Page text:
The EVERY Co., a company that has developed a precision fermentation technology to make animal-free proteins, like eggs, is having a good 2021.
First the company, formerly known as Clara Foods, secured a deal in April with BioBrew, an investment of AB InBev’s investment arm, ZX Ventures, to brew its animal-free protein at scale. EVERY’s first egg protein will be launching as a co-branded ingredient with its first retail customer later this year.
Then today, it announced an oversubscribed Series C round of $175 million. The investment was co-led by new investor, McWin, and existing investor, Rage Capital. They were joined by other new and existing investors, including Temasek, Wheatsheaf Group, SOSV and TO Ventures. Prosus Ventures also contributed to the funding, marking its first investment in synthetic biology, according to EVERY.
The latest investment brings EVERY’s total funding to $233 million. We profiled the company back in 2015 when it raised $1.7 million in seed funding. It then went on to secure another $15 million in Series A funding and $40 million in Series B funding in 2019. It changed its name to The EVERY Co. in October.
At that time, CEO and founder Arturo Elizondo said via a press release that, “Our new branding conveys our vision to fundamentally transform the food system for the 21st century so that every human, everywhere can enjoy the food they know and love without harming our planet or animals in the process.”
In addition to the name change, the company launched its first animal-free egg protein in November, called EVERY ClearEgg, making its retail debut via a partnership with cold-pressed juice brand Pressed, which is putting EVERY’s product into smoothies.
This is the culmination of seven years of work by the company, Elizondo told TechCrunch. The Series B in 2019 was about proving the technology and now with Series C, it can bring products to market and leverage the capital to drive scale, he added.
Also in the past two years, EVERY went from pre-revenue to revenue, grew from 30 employees to 60 employees, received U.S Food and Drug Administration approval for all of its products and is now selling in the U.S., Europe and Asia. In addition, the company now has two products in commercialization, including a pepsin protein, and one on the way, he added.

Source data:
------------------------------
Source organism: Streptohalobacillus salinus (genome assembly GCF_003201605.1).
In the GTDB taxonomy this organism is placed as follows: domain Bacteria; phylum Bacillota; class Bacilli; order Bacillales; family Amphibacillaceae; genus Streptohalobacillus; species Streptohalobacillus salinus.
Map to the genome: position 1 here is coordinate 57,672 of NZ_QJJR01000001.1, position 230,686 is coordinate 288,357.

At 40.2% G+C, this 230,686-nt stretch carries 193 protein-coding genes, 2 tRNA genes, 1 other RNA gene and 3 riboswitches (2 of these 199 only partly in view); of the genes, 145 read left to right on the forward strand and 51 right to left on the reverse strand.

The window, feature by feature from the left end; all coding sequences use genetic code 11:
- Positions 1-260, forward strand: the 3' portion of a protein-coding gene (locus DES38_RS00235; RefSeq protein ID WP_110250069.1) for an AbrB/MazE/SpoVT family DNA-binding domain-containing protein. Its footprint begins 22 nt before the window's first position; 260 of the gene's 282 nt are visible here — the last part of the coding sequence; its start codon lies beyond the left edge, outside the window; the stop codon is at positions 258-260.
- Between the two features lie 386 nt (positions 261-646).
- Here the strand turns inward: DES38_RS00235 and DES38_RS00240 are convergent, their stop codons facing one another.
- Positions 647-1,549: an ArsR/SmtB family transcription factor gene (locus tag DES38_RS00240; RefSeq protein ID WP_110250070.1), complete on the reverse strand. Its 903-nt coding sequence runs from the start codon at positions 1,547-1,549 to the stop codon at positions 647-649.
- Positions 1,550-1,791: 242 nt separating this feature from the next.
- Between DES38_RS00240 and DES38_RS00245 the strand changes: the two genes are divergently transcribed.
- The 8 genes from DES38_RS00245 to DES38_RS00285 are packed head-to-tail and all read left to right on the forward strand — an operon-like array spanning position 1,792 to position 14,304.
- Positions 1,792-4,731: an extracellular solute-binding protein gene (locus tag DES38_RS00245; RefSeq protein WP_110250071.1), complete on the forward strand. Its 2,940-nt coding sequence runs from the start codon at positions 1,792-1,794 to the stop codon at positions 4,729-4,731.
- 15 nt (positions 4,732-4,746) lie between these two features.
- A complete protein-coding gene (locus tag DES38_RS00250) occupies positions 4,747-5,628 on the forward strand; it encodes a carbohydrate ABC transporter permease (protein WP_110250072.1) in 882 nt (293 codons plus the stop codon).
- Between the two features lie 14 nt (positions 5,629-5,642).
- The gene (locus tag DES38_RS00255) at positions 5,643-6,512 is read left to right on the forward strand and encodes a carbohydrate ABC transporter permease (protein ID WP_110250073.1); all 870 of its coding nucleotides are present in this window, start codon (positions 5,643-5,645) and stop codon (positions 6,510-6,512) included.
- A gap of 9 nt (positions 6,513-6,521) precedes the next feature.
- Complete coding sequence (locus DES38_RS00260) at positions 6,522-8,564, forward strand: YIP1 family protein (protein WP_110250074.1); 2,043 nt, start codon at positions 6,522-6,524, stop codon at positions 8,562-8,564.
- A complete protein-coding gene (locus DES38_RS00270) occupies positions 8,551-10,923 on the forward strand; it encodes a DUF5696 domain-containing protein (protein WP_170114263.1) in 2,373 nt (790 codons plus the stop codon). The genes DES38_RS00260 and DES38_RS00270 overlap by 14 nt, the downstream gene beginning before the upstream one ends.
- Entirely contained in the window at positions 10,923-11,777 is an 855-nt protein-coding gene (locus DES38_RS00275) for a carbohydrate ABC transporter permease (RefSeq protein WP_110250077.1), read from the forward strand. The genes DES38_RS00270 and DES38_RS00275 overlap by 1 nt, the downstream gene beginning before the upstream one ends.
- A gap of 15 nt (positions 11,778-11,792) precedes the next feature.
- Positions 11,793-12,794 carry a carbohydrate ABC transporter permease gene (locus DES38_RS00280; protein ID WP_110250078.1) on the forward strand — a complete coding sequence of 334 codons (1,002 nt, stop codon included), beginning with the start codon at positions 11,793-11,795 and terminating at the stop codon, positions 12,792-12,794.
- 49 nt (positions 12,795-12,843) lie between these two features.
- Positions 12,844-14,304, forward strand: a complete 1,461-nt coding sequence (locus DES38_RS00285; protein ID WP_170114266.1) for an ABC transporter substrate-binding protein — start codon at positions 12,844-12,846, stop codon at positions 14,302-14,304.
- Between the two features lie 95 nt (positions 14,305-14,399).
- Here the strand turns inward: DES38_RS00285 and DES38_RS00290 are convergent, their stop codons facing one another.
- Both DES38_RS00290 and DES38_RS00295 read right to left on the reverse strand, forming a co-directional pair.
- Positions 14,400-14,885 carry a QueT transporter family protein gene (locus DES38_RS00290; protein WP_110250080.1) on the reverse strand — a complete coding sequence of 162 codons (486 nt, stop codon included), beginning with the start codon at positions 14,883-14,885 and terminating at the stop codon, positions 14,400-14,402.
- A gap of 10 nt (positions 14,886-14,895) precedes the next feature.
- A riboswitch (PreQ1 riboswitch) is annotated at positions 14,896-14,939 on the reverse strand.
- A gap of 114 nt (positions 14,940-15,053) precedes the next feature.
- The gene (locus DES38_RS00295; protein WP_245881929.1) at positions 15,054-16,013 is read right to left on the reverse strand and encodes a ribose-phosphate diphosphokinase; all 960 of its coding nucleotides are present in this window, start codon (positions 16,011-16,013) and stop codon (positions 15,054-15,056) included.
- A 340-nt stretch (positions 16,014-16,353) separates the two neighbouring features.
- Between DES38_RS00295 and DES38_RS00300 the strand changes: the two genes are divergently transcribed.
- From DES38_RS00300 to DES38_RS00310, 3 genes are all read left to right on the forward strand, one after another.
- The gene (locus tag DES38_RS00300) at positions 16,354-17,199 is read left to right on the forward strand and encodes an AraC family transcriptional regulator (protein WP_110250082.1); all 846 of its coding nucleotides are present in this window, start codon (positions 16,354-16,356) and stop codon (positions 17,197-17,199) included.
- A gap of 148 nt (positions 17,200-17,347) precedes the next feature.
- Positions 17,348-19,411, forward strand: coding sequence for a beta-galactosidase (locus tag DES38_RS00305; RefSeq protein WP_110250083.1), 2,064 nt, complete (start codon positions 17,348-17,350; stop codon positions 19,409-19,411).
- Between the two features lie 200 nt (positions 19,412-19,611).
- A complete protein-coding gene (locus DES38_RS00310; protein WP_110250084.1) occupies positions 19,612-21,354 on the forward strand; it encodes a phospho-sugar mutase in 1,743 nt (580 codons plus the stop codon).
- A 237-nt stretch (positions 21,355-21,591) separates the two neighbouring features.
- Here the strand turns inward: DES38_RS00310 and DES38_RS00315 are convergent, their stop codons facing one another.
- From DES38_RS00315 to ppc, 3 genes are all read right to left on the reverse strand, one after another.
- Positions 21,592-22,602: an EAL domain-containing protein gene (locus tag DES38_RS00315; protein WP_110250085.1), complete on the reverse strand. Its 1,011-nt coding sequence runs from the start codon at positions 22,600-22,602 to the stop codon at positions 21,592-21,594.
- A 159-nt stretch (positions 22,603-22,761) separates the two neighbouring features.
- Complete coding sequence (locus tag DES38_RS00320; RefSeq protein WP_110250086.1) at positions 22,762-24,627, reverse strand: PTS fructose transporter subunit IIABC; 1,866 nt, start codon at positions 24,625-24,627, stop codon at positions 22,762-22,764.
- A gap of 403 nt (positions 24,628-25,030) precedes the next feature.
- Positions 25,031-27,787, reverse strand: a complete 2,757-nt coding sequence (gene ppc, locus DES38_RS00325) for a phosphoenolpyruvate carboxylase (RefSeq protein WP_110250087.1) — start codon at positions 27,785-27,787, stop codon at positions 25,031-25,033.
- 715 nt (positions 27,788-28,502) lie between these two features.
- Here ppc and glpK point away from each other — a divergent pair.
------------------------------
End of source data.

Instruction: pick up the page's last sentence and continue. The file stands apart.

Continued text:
The new capital will enable the company to scale production, commercialize further products in its pipeline and expand into new food applications for its technology.
“We are now focused on scaling to drive adoption,” Elizondo said. “There has been a lot of press around B2C, but companies like Kellogg’s and General Mills want to catch up and launch these kinds of products, but infrastructure has not caught up. For these technologies to work and enable transition, you have to have the scale to match that. For us, we have started putting the Legos in place.”
Meanwhile, the egg market is still dominated by, well, eggs — worldwide, more than 1.3 trillion eggs are produced annually — something EVERY is working to change. The size of the company’s raise signifies that its technology is working and getting traction.
It joins with others working on similar animal-free egg products, like Simply Eggless and Eat Just, which raised $200 million earlier in the summer, and Perfeggt, a Berlin-based foodtech company poised to debut its chicken-less egg product in the first quarter of 2022. It secured $2.8 million in November.
Elizondo sees more companies in this area as “a rising tide lifts all boats” rather than competition. Instead, the battle is in awareness and getting the products just right so they can be a 1:1 ratio to real eggs.
“You can’t just make a tasty product because eggs are a functional ingredient in almost everything,” he added. “To have a shot at dominating the market, we have to allow consumers to make the transition and have a 1:1 ratio so we can have the biggest shot at giving the incumbents a run for their money.”
“It’s rare for a company to credibly claim revolutionizing a century-old industry,” said Gabriel Ruimy, managing partner of Rage Capital, in a written statement. “Arturo and the team at EVERY are doing just that.”
“The restaurant industry is one of the early adopters of new food technologies and their introduction to the consumer,” added Henry McGovern, founder of McWin Food Ecosystem Fund and AmRest, which operates over 2,300 restaurants globally. “Given our deep roots in restaurants and as a prolific investor in the leading alternative protein companies, McWin is uniquely equipped to support EVERY’s ambitious plans to bring its products to menus worldwide. Eggs are not only ubiquitous, but they are also incredibly difficult to replace; we see tremendous potential in EVERY’s revolutionary technology.”